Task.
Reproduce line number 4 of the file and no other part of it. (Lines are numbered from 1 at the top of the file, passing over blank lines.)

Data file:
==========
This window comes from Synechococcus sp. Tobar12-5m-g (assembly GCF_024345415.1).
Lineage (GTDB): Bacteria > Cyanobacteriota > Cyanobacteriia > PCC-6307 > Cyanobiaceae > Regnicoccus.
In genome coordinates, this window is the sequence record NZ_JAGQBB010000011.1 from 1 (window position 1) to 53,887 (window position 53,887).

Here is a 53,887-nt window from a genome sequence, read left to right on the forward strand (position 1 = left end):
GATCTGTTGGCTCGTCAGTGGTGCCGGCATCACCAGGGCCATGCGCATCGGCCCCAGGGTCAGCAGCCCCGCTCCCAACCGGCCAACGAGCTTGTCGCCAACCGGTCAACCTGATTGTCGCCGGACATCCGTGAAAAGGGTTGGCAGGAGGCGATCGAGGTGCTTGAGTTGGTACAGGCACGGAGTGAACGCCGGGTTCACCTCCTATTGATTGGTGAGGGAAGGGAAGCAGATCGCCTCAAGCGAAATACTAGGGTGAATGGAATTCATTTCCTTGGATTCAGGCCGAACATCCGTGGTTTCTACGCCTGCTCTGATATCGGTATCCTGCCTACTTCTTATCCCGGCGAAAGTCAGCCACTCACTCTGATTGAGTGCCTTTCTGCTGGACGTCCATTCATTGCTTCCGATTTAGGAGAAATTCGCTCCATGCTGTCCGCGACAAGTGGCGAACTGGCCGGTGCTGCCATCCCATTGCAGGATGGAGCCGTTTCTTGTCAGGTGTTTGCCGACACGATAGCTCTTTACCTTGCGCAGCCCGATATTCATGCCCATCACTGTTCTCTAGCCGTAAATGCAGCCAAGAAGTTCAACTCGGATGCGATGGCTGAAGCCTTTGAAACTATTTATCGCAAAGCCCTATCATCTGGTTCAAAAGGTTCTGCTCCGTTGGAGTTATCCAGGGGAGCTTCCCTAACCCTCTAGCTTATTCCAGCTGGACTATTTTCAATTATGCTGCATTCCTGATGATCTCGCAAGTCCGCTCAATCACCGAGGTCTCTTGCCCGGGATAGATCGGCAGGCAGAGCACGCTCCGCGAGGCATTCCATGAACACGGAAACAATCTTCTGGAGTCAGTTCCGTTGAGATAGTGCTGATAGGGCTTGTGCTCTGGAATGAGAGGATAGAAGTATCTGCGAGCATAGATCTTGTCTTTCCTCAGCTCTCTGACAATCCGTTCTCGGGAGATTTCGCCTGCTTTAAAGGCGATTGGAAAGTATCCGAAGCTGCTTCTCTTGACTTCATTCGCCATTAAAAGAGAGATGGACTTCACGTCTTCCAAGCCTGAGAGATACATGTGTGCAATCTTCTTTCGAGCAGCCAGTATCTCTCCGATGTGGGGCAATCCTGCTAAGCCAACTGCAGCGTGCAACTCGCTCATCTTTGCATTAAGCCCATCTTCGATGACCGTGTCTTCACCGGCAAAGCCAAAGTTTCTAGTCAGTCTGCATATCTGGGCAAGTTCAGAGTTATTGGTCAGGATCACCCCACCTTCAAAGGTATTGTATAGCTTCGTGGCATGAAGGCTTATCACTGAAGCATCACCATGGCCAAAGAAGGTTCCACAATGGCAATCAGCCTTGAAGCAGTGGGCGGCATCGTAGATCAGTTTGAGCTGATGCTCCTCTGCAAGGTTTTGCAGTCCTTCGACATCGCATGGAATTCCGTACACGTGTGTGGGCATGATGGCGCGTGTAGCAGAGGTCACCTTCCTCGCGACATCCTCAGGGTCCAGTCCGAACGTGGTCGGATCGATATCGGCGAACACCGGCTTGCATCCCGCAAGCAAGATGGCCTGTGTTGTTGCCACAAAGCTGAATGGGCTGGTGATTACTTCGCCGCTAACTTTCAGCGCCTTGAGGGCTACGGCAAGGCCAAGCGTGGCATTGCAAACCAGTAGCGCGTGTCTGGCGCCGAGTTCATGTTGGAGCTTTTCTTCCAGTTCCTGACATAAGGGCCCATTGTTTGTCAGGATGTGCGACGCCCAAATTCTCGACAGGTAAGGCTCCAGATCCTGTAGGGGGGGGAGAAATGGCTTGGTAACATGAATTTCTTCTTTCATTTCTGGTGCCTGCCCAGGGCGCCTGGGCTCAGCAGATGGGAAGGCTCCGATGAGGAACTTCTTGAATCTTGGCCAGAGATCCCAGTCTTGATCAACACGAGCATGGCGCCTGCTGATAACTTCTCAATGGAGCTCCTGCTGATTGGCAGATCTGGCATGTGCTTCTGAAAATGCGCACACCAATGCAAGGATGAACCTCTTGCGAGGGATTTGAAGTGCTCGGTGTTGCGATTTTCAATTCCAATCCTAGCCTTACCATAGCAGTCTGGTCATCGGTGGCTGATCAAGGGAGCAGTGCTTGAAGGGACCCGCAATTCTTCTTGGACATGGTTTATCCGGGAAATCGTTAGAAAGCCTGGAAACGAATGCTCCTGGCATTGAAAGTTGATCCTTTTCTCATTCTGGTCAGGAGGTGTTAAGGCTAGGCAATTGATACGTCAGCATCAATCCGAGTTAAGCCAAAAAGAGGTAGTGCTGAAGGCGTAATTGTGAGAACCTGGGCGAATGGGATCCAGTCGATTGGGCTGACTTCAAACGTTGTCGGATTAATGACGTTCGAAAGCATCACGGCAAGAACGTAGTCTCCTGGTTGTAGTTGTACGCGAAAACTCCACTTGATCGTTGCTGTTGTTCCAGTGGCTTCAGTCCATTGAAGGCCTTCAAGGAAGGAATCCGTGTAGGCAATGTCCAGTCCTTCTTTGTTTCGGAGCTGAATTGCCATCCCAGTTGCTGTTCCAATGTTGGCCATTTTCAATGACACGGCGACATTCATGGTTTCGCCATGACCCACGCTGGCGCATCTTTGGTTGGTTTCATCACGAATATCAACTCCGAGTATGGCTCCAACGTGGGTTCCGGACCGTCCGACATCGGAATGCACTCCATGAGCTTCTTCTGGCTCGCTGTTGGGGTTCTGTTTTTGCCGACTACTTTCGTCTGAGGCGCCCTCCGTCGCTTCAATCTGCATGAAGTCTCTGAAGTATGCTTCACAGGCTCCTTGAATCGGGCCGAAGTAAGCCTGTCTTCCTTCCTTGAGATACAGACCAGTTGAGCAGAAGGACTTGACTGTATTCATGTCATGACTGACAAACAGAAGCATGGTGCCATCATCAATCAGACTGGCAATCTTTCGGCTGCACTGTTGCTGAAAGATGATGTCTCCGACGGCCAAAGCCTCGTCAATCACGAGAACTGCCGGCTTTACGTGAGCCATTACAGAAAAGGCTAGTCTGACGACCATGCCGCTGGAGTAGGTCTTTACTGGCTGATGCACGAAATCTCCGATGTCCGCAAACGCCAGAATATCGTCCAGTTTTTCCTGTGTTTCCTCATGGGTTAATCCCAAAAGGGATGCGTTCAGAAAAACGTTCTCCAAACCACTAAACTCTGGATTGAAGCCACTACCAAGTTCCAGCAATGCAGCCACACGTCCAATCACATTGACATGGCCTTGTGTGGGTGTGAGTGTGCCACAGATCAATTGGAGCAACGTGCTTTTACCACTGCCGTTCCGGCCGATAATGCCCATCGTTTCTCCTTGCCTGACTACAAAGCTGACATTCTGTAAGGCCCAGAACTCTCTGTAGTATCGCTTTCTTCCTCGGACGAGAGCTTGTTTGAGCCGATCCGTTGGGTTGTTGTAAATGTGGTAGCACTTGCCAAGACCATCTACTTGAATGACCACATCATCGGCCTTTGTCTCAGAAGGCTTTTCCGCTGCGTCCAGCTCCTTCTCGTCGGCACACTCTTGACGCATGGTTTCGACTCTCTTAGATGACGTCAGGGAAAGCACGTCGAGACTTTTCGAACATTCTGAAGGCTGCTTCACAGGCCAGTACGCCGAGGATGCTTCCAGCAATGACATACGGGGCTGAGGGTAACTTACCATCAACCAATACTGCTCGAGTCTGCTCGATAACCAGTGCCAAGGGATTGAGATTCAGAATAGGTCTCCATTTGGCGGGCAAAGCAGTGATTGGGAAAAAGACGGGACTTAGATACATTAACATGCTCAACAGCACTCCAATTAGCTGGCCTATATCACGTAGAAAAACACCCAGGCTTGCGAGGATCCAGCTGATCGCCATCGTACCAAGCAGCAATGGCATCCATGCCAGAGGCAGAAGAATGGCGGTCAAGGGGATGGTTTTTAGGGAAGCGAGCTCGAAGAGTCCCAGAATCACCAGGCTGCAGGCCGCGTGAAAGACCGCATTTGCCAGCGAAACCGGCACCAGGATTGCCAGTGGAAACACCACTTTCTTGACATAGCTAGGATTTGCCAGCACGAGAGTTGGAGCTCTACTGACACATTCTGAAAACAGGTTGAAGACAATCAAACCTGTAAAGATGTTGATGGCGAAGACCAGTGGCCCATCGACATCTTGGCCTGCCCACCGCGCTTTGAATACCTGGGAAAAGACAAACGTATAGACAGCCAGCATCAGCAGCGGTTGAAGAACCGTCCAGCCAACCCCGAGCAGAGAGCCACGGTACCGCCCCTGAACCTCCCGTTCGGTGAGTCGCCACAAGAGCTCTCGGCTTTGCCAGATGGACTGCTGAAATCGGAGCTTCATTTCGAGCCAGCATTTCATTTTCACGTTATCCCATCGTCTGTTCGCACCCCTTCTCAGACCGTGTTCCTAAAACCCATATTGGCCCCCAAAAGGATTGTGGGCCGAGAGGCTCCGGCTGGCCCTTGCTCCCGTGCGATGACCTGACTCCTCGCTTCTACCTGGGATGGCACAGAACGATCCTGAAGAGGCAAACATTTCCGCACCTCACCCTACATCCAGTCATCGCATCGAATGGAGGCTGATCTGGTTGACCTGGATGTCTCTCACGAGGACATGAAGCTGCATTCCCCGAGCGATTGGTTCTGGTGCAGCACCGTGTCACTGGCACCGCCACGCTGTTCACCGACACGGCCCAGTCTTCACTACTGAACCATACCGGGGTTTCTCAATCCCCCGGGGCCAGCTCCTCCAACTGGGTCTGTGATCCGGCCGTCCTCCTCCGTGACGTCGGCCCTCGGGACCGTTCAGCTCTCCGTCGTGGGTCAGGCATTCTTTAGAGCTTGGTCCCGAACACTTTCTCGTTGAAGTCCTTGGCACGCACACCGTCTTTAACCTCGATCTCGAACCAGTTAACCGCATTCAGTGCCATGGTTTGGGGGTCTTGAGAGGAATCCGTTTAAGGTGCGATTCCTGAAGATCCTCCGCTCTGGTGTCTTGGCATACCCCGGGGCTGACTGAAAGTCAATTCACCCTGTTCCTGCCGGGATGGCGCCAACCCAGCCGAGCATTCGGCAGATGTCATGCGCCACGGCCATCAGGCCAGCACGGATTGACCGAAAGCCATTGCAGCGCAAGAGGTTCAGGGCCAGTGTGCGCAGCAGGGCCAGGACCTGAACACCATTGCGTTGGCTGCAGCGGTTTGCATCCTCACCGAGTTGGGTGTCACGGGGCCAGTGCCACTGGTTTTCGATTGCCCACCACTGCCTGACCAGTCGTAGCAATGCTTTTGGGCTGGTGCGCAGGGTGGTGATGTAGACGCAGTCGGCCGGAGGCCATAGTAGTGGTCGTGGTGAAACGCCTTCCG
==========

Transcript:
Here is a 53,887-nt window from a genome sequence, read left to right on the forward strand (position 1 = left end):